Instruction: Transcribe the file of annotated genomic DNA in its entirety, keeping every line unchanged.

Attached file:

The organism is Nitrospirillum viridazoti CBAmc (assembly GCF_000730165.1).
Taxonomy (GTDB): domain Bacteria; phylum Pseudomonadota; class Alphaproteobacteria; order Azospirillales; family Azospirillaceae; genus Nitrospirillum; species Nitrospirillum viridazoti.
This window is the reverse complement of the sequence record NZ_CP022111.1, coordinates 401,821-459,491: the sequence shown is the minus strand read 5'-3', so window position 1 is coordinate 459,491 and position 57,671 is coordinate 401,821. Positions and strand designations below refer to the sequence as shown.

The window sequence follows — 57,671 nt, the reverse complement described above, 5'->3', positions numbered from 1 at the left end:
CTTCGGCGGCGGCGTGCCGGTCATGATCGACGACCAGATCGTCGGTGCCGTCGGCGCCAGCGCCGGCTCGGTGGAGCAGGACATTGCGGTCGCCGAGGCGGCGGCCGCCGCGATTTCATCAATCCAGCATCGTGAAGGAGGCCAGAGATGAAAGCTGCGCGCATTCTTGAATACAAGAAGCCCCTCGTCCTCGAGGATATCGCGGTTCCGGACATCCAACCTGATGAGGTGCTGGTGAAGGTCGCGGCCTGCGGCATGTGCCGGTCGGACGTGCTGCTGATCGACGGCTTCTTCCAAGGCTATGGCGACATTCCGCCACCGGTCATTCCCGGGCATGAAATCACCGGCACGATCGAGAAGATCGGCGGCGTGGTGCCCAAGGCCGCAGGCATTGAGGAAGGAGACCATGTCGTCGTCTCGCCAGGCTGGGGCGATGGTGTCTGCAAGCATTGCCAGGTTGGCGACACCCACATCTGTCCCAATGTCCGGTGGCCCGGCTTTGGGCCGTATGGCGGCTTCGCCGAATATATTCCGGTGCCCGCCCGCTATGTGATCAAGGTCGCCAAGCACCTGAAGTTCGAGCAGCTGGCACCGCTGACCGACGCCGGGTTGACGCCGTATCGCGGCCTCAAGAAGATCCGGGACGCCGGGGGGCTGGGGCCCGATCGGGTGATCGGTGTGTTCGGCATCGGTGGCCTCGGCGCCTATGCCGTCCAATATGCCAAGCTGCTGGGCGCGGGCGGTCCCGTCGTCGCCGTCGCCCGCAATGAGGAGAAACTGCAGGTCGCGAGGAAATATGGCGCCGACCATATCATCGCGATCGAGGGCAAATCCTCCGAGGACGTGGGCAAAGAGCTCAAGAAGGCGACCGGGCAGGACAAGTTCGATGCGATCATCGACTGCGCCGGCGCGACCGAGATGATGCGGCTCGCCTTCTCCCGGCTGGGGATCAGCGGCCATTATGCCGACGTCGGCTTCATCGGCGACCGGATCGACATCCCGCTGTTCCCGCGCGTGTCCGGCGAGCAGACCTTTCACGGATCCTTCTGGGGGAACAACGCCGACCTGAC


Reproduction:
The organism is Nitrospirillum viridazoti CBAmc (assembly GCF_000730165.1).
Taxonomy (GTDB): domain Bacteria; phylum Pseudomonadota; class Alphaproteobacteria; order Azospirillales; family Azospirillaceae; genus Nitrospirillum; species Nitrospirillum viridazoti.
This window is the reverse complement of the sequence record NZ_CP022111.1, coordinates 401,821-459,491: the sequence shown is the minus strand read 5'-3', so window position 1 is coordinate 459,491 and position 57,671 is coordinate 401,821. Positions and strand designations below refer to the sequence as shown.

The window sequence follows — 57,671 nt, the reverse complement described above, 5'->3', positions numbered from 1 at the left end:
CTTCGGCGGCGGCGTGCCGGTCATGATCGACGACCAGATCGTCGGTGCCGTCGGCGCCAGCGCCGGCTCGGTGGAGCAGGACATTGCGGTCGCCGAGGCGGCGGCCGCCGCGATTTCATCAATCCAGCATCGTGAAGGAGGCCAGAGATGAAAGCTGCGCGCATTCTTGAATACAAGAAGCCCCTCGTCCTCGAGGATATCGCGGTTCCGGACATCCAACCTGATGAGGTGCTGGTGAAGGTCGCGGCCTGCGGCATGTGCCGGTCGGACGTGCTGCTGATCGACGGCTTCTTCCAAGGCTATGGCGACATTCCGCCACCGGTCATTCCCGGGCATGAAATCACCGGCACGATCGAGAAGATCGGCGGCGTGGTGCCCAAGGCCGCAGGCATTGAGGAAGGAGACCATGTCGTCGTCTCGCCAGGCTGGGGCGATGGTGTCTGCAAGCATTGCCAGGTTGGCGACACCCACATCTGTCCCAATGTCCGGTGGCCCGGCTTTGGGCCGTATGGCGGCTTCGCCGAATATATTCCGGTGCCCGCCCGCTATGTGATCAAGGTCGCCAAGCACCTGAAGTTCGAGCAGCTGGCACCGCTGACCGACGCCGGGTTGACGCCGTATCGCGGCCTCAAGAAGATCCGGGACGCCGGGGGGCTGGGGCCCGATCGGGTGATCGGTGTGTTCGGCATCGGTGGCCTCGGCGCCTATGCCGTCCAATATGCCAAGCTGCTGGGCGCGGGCGGTCCCGTCGTCGCCGTCGCCCGCAATGAGGAGAAACTGCAGGTCGCGAGGAAATATGGCGCCGACCATATCATCGCGATCGAGGGCAAATCCTCCGAGGACGTGGGCAAAGAGCTCAAGAAGGCGACCGGGCAGGACAAGTTCGATGCGATCATCGACTGCGCCGGCGCGACCGAGATGATGCGGCTCGCCTTCTCCCGGCTGGGGATCAGCGGCCATTATGCCGACGTCGGCTTCATCGGCGACCGGATCGACATCCCGCTGTTCCCGCGCGTGTCCGGCGAGCAGACCTTTCACGGATCCTTCTGGGGGAACAACGCCGACCTGAC